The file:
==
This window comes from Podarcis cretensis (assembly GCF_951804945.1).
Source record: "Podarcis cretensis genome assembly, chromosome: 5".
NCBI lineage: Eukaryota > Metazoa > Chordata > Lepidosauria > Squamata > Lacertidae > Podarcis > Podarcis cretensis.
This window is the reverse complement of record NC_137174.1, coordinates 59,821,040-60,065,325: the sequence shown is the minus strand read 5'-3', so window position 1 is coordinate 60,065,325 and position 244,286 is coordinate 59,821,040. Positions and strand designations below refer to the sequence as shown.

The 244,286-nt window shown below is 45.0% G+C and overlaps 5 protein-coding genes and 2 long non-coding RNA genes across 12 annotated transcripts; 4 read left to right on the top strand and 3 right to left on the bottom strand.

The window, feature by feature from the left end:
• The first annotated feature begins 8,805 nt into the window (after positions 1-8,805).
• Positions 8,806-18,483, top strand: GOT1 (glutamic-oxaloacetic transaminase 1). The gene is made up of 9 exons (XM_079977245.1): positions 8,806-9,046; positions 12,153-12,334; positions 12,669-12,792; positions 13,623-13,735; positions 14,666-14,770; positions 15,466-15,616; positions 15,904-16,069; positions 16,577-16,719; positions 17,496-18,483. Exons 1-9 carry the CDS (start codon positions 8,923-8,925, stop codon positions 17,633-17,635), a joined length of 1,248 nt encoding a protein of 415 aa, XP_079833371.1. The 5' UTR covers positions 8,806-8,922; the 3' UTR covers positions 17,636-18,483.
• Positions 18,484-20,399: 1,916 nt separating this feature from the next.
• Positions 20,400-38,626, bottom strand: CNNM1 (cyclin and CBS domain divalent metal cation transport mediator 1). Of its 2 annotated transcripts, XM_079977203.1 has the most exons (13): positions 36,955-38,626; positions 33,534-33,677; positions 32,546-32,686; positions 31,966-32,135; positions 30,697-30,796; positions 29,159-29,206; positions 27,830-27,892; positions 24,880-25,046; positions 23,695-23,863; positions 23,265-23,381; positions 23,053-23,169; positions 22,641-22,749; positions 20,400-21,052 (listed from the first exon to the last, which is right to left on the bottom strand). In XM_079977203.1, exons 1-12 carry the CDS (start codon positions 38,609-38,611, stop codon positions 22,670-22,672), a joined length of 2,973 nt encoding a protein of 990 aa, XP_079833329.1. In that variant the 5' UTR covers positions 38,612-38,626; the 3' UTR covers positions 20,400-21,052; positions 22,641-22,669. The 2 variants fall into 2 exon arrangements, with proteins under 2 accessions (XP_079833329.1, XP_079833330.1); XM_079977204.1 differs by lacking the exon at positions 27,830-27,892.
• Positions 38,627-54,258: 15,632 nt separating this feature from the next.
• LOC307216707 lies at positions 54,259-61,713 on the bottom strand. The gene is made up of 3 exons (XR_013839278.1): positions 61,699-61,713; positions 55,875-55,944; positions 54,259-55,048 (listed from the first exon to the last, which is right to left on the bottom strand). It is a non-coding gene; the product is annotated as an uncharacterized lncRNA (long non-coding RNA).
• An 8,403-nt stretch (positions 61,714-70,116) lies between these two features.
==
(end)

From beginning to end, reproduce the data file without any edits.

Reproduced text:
This window comes from Podarcis cretensis (assembly GCF_951804945.1).
Source record: "Podarcis cretensis genome assembly, chromosome: 5".
NCBI lineage: Eukaryota > Metazoa > Chordata > Lepidosauria > Squamata > Lacertidae > Podarcis > Podarcis cretensis.
This window is the reverse complement of record NC_137174.1, coordinates 59,821,040-60,065,325: the sequence shown is the minus strand read 5'-3', so window position 1 is coordinate 60,065,325 and position 244,286 is coordinate 59,821,040. Positions and strand designations below refer to the sequence as shown.

The 244,286-nt window shown below is 45.0% G+C and overlaps 5 protein-coding genes and 2 long non-coding RNA genes across 12 annotated transcripts; 4 read left to right on the top strand and 3 right to left on the bottom strand.

The window, feature by feature from the left end:
• The first annotated feature begins 8,805 nt into the window (after positions 1-8,805).
• Positions 8,806-18,483, top strand: GOT1 (glutamic-oxaloacetic transaminase 1). The gene is made up of 9 exons (XM_079977245.1): positions 8,806-9,046; positions 12,153-12,334; positions 12,669-12,792; positions 13,623-13,735; positions 14,666-14,770; positions 15,466-15,616; positions 15,904-16,069; positions 16,577-16,719; positions 17,496-18,483. Exons 1-9 carry the CDS (start codon positions 8,923-8,925, stop codon positions 17,633-17,635), a joined length of 1,248 nt encoding a protein of 415 aa, XP_079833371.1. The 5' UTR covers positions 8,806-8,922; the 3' UTR covers positions 17,636-18,483.
• Positions 18,484-20,399: 1,916 nt separating this feature from the next.
• Positions 20,400-38,626, bottom strand: CNNM1 (cyclin and CBS domain divalent metal cation transport mediator 1). Of its 2 annotated transcripts, XM_079977203.1 has the most exons (13): positions 36,955-38,626; positions 33,534-33,677; positions 32,546-32,686; positions 31,966-32,135; positions 30,697-30,796; positions 29,159-29,206; positions 27,830-27,892; positions 24,880-25,046; positions 23,695-23,863; positions 23,265-23,381; positions 23,053-23,169; positions 22,641-22,749; positions 20,400-21,052 (listed from the first exon to the last, which is right to left on the bottom strand). In XM_079977203.1, exons 1-12 carry the CDS (start codon positions 38,609-38,611, stop codon positions 22,670-22,672), a joined length of 2,973 nt encoding a protein of 990 aa, XP_079833329.1. In that variant the 5' UTR covers positions 38,612-38,626; the 3' UTR covers positions 20,400-21,052; positions 22,641-22,669. The 2 variants fall into 2 exon arrangements, with proteins under 2 accessions (XP_079833329.1, XP_079833330.1); XM_079977204.1 differs by lacking the exon at positions 27,830-27,892.
• Positions 38,627-54,258: 15,632 nt separating this feature from the next.
• LOC307216707 lies at positions 54,259-61,713 on the bottom strand. The gene is made up of 3 exons (XR_013839278.1): positions 61,699-61,713; positions 55,875-55,944; positions 54,259-55,048 (listed from the first exon to the last, which is right to left on the bottom strand). It is a non-coding gene; the product is annotated as an uncharacterized lncRNA (long non-coding RNA).
• An 8,403-nt stretch (positions 61,714-70,116) lies between these two features.